Thursday, September 24, 2020

Illinois, Michigan, Minnesota, New Jersey, Pennsylvania, South Dakota, Vermont, Virginia, and Wyoming

What did Donald Trump do today?

He tried to bribe senior citizens with $200 he doesn't have.

Trump traveled to North Carolina—a swing state he desperately needs to have any hope of winning the election—for an "official" announcement about health care policy. (When presidents travel for government business, even during campaign season, the taxpayers pay for it, which is a break for Trump's cash-poor campaign.)

After almost four years of doing nothing on health care except for trying and failing to repeal the Affordable Care Act (ACA), what Trump announced today as his "plan" was almost completely devoid of substance. Actual legislation would take months to pass, and would require cooperation from Congress—something Trump couldn't get even when his own party controlled both houses.  

One order signed today declared that requiring health insurance companies to cover patients with pre-existing conditions was "policy." But the president can't simply order private companies to do this without a law, and Trump is actively trying to have the ACA overturned in the courts.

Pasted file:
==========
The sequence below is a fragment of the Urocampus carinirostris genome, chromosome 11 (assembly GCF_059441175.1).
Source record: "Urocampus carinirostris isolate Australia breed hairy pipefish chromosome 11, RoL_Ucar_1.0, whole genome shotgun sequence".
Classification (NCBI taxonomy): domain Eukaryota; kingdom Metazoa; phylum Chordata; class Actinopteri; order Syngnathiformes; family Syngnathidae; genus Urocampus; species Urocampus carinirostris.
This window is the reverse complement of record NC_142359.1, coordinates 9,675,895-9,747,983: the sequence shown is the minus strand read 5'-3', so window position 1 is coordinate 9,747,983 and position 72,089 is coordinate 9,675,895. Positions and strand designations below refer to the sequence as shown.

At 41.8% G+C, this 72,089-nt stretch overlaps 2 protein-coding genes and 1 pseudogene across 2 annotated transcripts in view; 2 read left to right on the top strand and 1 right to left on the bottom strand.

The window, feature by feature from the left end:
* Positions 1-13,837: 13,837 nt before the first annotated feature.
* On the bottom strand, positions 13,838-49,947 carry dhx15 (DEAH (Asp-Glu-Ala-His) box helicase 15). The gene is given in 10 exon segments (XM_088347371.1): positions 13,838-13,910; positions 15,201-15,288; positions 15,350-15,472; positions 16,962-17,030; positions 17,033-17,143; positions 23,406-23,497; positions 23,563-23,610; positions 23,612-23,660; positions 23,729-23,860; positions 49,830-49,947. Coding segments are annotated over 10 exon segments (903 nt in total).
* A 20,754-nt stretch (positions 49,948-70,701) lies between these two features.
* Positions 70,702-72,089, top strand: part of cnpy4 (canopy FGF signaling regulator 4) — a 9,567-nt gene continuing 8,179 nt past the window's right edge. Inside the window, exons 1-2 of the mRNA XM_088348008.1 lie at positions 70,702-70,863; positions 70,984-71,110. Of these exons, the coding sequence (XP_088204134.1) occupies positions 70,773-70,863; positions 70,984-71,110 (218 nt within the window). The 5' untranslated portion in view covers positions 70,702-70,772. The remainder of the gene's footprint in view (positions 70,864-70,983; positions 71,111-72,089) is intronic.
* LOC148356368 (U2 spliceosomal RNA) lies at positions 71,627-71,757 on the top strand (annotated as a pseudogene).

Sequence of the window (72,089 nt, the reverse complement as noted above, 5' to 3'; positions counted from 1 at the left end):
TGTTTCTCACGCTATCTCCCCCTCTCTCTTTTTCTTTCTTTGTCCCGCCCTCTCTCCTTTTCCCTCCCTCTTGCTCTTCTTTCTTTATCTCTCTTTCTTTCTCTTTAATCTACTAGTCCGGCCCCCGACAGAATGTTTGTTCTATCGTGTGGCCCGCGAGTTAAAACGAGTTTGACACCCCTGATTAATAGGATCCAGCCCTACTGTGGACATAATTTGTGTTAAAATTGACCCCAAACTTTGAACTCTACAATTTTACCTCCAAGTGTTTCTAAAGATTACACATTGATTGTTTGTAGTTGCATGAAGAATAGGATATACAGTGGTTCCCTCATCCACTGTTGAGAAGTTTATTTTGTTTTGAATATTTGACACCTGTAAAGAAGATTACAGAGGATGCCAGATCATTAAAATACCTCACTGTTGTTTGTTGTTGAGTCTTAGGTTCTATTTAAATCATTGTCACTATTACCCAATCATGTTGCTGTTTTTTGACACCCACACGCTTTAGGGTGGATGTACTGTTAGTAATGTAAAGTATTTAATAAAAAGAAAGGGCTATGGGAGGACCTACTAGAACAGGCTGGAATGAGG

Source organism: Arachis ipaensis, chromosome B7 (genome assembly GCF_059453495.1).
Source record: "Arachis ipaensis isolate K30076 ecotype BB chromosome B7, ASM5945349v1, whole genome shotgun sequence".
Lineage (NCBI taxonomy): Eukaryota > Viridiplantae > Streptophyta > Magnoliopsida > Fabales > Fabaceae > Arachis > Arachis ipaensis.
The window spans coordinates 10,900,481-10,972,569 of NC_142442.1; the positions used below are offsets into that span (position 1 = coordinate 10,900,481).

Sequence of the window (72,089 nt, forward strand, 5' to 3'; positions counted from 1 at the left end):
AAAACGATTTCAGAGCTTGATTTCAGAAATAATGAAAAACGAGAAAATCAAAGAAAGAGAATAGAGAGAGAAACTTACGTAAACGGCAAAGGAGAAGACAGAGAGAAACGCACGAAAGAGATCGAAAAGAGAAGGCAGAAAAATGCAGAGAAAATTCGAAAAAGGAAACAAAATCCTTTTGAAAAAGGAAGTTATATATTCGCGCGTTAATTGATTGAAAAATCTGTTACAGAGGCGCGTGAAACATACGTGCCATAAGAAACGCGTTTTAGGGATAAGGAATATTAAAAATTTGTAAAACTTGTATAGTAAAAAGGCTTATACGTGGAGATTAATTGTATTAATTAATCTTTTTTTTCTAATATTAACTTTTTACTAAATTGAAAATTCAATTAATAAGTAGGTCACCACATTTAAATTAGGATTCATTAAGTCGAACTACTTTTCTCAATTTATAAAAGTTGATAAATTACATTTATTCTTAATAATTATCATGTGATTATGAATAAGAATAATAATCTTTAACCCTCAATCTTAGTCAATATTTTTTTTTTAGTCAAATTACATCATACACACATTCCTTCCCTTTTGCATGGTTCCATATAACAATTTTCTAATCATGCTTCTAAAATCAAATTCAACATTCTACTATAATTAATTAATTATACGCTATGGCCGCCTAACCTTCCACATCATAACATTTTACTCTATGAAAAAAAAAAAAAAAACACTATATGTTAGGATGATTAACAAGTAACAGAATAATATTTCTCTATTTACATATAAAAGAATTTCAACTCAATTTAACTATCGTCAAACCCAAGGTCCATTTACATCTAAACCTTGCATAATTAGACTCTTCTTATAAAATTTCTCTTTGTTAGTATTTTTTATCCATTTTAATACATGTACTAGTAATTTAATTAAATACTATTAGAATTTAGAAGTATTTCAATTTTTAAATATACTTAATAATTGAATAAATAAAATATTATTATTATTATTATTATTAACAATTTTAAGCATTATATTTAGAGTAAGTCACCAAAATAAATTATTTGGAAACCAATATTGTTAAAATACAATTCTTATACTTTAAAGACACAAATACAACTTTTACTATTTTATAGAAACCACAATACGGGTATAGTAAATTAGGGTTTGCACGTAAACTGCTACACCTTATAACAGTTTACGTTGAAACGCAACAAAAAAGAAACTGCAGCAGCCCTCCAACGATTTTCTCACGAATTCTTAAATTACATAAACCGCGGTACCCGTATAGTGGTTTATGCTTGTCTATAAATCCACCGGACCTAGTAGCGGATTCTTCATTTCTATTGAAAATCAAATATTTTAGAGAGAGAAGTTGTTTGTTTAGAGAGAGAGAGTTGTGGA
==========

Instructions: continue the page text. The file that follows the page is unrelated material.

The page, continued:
To be clear: Trump's executive order will have no legal authority if Trump's lawsuit to overturn the ACA succeeds.

Trump also claimed that Medicare patients would receive $200 vouchers for prescription medicines. He wouldn't say what legal authority he has to do this, and legal experts aren't sure any exists. (Congress, not presidents, decides what taxpayer money is spent on.)

Last month, drug companies rejected Trump's demand that they pay for these vouchers—which Trump wanted to brand as "Trump Cards." Promising that taxpayers will pay for their own pre-election vouchers seems to be what is left of that plan.

Trump didn't try to hide the fact that the $7 billion voucher scheme (if it happens) was a late attempt to buy votes from seniors. "Joe Biden won't be doing this," he told the audience.

Why should I care about this?

  • Voters might not like the idea that they can be bought with a last-minute bribe.
  • It's bad if the president doesn't know or care what the limits of his authority are.
  • It's wrong to take credit for things you are actively working against.